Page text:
Speaking with the Monitor at a meet and greet at UNH School of Law on Tuesday, Dean revisited his time as the school’s provost during the UNC controversy, reaffirming his criticism of the whistleblower who exposed the scheme.

While the classes predated their time at the school, Dean and the school’s chancellor, Carol Folt, in 2014 publicly apologized for the bogus classes, which had been offered since at least the 1990s and covered in the local media starting in 2011.

Dean did so in person, flying to New York for an interview with Bloomberg Businessweek.

“We made mistakes. Horrible things happened that I’m ashamed of,” Dean told Bloomberg in January 2014. UNC also pledged an outside review, which was conducted by a former federal prosecutor and released later that year, and it instituted a slew of reforms.

But those apologies – and the commissioning of an independent report – came on the heels of a bombshell CNN story that claimed some UNC student-athletes who were steered into “paper classes” were functionally illiterate.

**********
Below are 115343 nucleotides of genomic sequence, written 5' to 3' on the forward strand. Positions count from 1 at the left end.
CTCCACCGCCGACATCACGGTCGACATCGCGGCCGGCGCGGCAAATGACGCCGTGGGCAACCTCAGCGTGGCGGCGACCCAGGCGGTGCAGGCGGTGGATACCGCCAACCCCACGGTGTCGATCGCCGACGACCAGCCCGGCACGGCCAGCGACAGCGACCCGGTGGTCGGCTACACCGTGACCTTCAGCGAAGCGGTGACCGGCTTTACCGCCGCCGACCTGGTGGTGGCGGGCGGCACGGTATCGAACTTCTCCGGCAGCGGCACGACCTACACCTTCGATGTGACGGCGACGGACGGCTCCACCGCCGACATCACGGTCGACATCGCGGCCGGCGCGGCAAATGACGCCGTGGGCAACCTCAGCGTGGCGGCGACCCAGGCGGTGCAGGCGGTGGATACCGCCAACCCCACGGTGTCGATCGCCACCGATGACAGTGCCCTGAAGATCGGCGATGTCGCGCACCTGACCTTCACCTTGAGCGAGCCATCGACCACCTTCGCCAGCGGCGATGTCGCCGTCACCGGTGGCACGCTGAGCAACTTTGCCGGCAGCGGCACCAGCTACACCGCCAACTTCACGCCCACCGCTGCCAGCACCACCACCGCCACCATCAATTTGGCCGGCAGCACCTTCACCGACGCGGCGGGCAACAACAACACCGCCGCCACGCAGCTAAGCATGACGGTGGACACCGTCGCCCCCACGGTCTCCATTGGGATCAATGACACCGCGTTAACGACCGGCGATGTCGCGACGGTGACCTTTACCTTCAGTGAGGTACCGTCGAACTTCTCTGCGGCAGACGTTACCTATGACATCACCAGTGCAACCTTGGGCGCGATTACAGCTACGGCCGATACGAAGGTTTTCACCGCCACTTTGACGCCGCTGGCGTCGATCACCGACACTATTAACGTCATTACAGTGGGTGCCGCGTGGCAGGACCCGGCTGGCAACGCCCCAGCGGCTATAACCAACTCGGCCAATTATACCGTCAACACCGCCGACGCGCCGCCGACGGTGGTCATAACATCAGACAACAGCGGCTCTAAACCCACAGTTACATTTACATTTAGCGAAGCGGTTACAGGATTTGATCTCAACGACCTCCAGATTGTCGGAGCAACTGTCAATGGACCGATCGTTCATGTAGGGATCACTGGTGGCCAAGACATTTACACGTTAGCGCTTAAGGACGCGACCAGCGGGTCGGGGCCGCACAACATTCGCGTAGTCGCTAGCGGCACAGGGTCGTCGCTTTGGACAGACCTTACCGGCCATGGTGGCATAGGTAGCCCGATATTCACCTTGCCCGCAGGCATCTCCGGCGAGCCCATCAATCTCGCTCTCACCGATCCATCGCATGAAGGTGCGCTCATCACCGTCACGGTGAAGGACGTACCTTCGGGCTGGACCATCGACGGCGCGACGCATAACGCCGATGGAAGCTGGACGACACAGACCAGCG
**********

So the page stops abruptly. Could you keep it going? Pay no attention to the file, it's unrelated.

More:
Dean took that aspect of the story harshly, publicly criticizing the research of Mary Willingham, the UNC employee and literacy specialist who brought her data to the national outlet. Following the CNN report, the school’s institutional review board suspended Willingham’s research, saying it violated privacy rules.

Dean on Tuesday said he stood by his critiques of Willingham’s research. Her data just didn’t back up her claims, he said.

“The claim was that we had student-athletes that couldn’t read. And it simply wasn’t true. It wasn’t remotely true,” he said.

He added that he wasn’t defending the university but instead “defending our students.”

“There were too many people who were willing to believe that these student-athletes were unable to read. And I actually thought that there was unfortunately a little bit of a racial subtext to that,” he said.

Back and forth

In addition to his statements to the media, Dean in a faculty meeting called Willingham’s research “a travesty” and “unworthy of this university,” according to a report in Raleigh’s News & Observer.

His comments were criticized by certain members of the faculty – and by a Washington watchdog group, which wrote to Folt to say the university’s treatment of Willingham might have violated state whistleblower laws.